Who Brought Wallenda To The Falls?

June 15, 2012 Updated Jun 15, 2012 at 4:40 PM EDT

By WKBW Programming

June 15, 2012 Updated Jun 15, 2012 at 4:40 PM EDT

NIAGARA FALLS, N.Y. ( ABC / WKBW ) On June 15, Nik Wallenda will walk approximately 1,550 feet on a tightrope wire, suspended 173 feet above the raging waters of Niagara Falls — an unprecedented feat that has been banned for over 125 years.

Friday on Channel 7's "AM/Buffalo," New York State Senator George Maziarz told Linda Pellegrino the process of how this all came to be...from the intial pitch from Wallenda, to negotiations with Governor Andrew Cuomo.

Maziarz told Pellegrino the event will be a major boost to the Falls for tourism, especially with the network coverage from ABC, which can be seen on Channel 7.

ABC will air Wallenda’s long-planned stunt live. The “Megastunts” ABC special will be part of a two-part, three-hour event that will include an hour devoted to the greatest stunts in history and culminate in Wallenda’s walk. Anchored by Josh Elliott and ESPN’s Hannah Storm, and featuring reporting from Elliott, Storm, Bill Weir and Sam Champion, “Countdown to Niagara: The Greatest Megastunts of All Time” (8:00-9:00 p.m., ET) and “Megastunts: Highwire Over Niagara Falls – Live!” (9:00-11:00 p.m., ET) air FRIDAY, JUNE 15 on the ABC Television Network.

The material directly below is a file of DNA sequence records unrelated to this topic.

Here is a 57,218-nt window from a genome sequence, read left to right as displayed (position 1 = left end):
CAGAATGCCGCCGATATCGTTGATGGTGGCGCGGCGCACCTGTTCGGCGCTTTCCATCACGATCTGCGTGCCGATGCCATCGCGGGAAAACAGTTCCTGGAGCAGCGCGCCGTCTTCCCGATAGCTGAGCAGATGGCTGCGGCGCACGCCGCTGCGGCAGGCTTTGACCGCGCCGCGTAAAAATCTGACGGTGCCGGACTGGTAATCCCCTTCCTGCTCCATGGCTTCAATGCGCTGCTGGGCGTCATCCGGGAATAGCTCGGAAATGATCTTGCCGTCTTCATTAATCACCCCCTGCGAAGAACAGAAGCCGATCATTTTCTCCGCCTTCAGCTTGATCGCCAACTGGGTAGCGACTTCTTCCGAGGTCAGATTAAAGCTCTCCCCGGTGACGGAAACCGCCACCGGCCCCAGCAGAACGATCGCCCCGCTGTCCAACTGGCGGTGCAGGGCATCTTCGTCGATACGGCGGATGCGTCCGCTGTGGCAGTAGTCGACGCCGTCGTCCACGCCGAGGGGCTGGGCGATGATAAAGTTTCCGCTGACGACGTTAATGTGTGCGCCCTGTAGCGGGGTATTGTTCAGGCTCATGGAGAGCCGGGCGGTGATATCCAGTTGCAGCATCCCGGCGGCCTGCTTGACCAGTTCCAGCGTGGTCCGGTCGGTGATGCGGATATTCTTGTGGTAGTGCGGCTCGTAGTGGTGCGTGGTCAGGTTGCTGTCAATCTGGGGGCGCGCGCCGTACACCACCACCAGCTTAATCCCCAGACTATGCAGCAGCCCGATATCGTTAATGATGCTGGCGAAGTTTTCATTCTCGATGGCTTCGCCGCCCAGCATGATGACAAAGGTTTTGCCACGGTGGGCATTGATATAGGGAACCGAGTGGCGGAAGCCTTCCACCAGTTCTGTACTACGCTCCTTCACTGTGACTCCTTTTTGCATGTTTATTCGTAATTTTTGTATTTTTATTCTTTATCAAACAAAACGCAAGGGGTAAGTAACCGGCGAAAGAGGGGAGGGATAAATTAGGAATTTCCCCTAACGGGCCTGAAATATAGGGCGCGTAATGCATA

Wallenda’s tightrope walk over Horseshoe Falls, the biggest of the three falls that make up Niagara Falls, is unprecedented and will be a culmination of a life’s work for Wallenda, 33, and his entire daredevil family. “It’s very exciting. This is something I’ve wanted to do for a long time,” says Wallenda, a seventh-generation member of the legendary Great Wallendas, a travelling family circus troupe dating back to 1780. “It’s been a dream I’ve had since I was six years old when I first visited the falls with my parents. I remember looking across… and thinking, it would be cool to be the first person in the world to do this.”

Crossing the Niagara River on a tightrope has been banned since 1890. Thirteen tightrope artists have traversed the gorge throughout history, notably the Great Blondin, but Wallenda discovered in his research that no tightrope artist had ever before walked directly over the awesome and raging cascades.